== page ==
What is better than Thanksgiving with your family? Friendsgiving


Courtesy of Sarah Gottesman

Last year, students gathered for dinner to celebrate Friendsgiving on their own. The evening included delicious traditional Thanksgiving meals and sweet treats including a s’mores dish.

Davida Harris and Lucy Hurt

As the holiday season approaches, it seems like everything is focused on spending time with family.  Why shouldn’t you celebrate the holidays with your friends, too? That’s the whole idea behind Friendsgiving, a newly created tradition that has been growing in popularity, in which a thanksgiving potluck dinner is shared with a group of friends.

“I really want to have a Friendsgiving celebration with my friends this year because I never get to see them over the holidays,” said freshman Caroline Pangbourne.

Should you decide to host a Friendsgiving celebration this November, make sure you let all of your friends know.  A creative way to let people know is to send out handwritten invitations, our you could print out and customize a template from Pinterest or another website.

Before you even start thinking about food, make sure that you have enough festive decorations and costumes for Friendsgiving.   Some people may opt for the typical pilgrim costume, while others may just want to keep it comfortable.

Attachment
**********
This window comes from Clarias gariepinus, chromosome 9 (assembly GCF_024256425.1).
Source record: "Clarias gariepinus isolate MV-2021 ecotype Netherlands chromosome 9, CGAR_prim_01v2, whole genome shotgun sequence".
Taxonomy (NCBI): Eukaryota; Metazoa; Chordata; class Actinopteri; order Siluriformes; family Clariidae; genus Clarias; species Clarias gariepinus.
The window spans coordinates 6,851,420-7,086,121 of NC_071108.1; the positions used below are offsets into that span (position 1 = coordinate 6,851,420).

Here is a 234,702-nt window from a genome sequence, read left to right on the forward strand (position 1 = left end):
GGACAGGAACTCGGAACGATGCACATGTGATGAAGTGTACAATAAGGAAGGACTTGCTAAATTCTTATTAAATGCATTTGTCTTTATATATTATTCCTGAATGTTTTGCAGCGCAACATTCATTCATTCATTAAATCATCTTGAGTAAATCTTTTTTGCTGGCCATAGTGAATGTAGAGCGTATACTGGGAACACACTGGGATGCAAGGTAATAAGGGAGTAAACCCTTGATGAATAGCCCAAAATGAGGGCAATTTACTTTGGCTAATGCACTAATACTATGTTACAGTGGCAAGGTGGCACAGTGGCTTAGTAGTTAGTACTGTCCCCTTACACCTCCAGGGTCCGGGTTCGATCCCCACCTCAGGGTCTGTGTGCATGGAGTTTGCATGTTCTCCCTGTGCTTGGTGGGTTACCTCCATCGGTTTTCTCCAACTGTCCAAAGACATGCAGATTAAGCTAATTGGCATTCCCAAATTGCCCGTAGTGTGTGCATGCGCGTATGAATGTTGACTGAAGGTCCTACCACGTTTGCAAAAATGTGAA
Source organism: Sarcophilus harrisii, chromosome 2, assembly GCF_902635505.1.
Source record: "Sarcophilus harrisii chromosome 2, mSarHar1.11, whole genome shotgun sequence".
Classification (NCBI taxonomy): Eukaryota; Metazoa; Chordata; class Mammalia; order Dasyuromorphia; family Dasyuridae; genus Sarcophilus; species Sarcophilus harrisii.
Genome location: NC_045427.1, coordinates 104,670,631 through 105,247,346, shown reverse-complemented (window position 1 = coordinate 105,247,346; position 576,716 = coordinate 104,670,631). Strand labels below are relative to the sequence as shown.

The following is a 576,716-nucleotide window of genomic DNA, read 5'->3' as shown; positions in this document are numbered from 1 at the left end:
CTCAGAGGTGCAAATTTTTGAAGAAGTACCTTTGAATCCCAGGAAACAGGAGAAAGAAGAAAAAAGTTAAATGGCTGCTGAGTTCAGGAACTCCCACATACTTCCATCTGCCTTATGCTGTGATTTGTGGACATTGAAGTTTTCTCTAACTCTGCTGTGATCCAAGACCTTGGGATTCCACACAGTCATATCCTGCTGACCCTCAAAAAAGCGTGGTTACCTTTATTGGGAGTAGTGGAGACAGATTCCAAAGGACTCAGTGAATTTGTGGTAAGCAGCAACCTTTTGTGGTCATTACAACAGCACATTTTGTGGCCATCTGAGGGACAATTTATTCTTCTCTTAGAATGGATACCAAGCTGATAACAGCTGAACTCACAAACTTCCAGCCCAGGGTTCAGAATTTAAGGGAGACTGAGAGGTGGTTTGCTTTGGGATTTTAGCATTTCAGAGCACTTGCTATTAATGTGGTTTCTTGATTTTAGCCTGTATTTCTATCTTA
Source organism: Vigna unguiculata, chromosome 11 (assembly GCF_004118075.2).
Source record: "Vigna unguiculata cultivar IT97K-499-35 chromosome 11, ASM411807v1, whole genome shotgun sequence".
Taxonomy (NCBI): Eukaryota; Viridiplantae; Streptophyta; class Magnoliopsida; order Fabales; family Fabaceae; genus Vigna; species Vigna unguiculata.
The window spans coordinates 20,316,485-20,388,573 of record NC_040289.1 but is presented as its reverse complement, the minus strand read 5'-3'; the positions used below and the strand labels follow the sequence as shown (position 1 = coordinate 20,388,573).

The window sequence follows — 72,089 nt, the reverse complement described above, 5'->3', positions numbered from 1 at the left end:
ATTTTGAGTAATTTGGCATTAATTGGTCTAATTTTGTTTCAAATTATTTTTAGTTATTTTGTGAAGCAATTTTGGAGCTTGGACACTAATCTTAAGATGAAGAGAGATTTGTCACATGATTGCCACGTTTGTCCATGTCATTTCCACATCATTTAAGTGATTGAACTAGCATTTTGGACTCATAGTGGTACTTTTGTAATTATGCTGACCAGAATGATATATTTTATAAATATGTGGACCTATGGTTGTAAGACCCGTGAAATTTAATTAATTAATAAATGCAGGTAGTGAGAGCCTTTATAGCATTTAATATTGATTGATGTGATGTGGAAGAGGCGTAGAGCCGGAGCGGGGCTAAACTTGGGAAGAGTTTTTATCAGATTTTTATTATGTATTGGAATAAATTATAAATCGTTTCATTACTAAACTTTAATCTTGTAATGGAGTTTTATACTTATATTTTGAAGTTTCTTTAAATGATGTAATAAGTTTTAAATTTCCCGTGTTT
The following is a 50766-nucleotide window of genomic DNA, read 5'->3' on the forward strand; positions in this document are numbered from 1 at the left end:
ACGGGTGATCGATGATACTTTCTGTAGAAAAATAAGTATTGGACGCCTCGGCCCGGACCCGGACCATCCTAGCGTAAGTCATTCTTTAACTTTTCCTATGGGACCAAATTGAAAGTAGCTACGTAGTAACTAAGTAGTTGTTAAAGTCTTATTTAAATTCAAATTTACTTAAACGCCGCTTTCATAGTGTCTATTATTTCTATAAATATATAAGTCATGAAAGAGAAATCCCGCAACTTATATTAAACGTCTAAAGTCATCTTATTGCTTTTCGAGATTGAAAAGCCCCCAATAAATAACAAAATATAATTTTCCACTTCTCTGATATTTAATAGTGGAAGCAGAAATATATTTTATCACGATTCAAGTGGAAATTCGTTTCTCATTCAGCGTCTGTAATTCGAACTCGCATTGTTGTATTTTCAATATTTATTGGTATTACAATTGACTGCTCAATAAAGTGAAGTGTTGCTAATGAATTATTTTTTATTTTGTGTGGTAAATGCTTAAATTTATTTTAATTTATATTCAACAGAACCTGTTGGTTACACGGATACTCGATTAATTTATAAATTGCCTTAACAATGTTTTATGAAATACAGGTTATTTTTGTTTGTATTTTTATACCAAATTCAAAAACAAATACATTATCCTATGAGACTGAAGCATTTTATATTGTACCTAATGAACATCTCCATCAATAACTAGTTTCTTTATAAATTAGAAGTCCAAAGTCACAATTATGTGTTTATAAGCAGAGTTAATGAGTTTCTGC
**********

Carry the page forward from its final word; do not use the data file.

“Last year, my friends and I wore pajamas” said junior Sarah Gottesman.

Whatever you decide to do, make sure that it’s fun and festive! Creating a theme for your Friendsgiving party can take your celebration to the next level.  Some popular themes are US history and the Olympics.

“My friends and I had a slumber party theme last year.  We all wore pajamas and baked cookies and had a dance party,” said sophomore Brittany Nahas.  “It was so fun and really brought us all together.”

Once you’ve chosen a theme, make sure that your table is set up properly.   Most importantly, there should be enough place settings for all of your friends.   The table can also be filled with items that match your theme, such as candles, decorative leaves, or an APUSH textbook.  You can also have your parents or siblings help you.

“Last year, my little brother dressed up as a turkey and helped out at my sister’s celebration,” said freshman Josie Harris.

Planning and organizing the food for Friendsgiving is not hard at all.   Choose one friend to be the host of the meal, and have the host provide the turkey.   If you are looking for a less formal thanksgiving dinner, the host could provide turkey sandwiches, or even just order a pizza.   Everyone else should bring a different dish, as Friendsgiving is meant to be a potluck-style meal.

Some Friendsgiving essentials are stuffing, cranberry sauce, mashed potatoes, cornbread, biscuits, sweet potatoes, and dessert, of course.  A fun activity is to have everyone bring dessert ingredients along with dinner, and you decorate cookies or bake together.

That being said, Friendsgiving is about more than just food.  Be sure to plan fun activities as well, such as watching a movie, playing a game, or having a dance party (which is also a great way to burn off all the calories you just consumed).

In the end, Friendsgiving is all about having tons of fun with your friends.   Make Friendsgiving a tradition, and enjoy the holiday!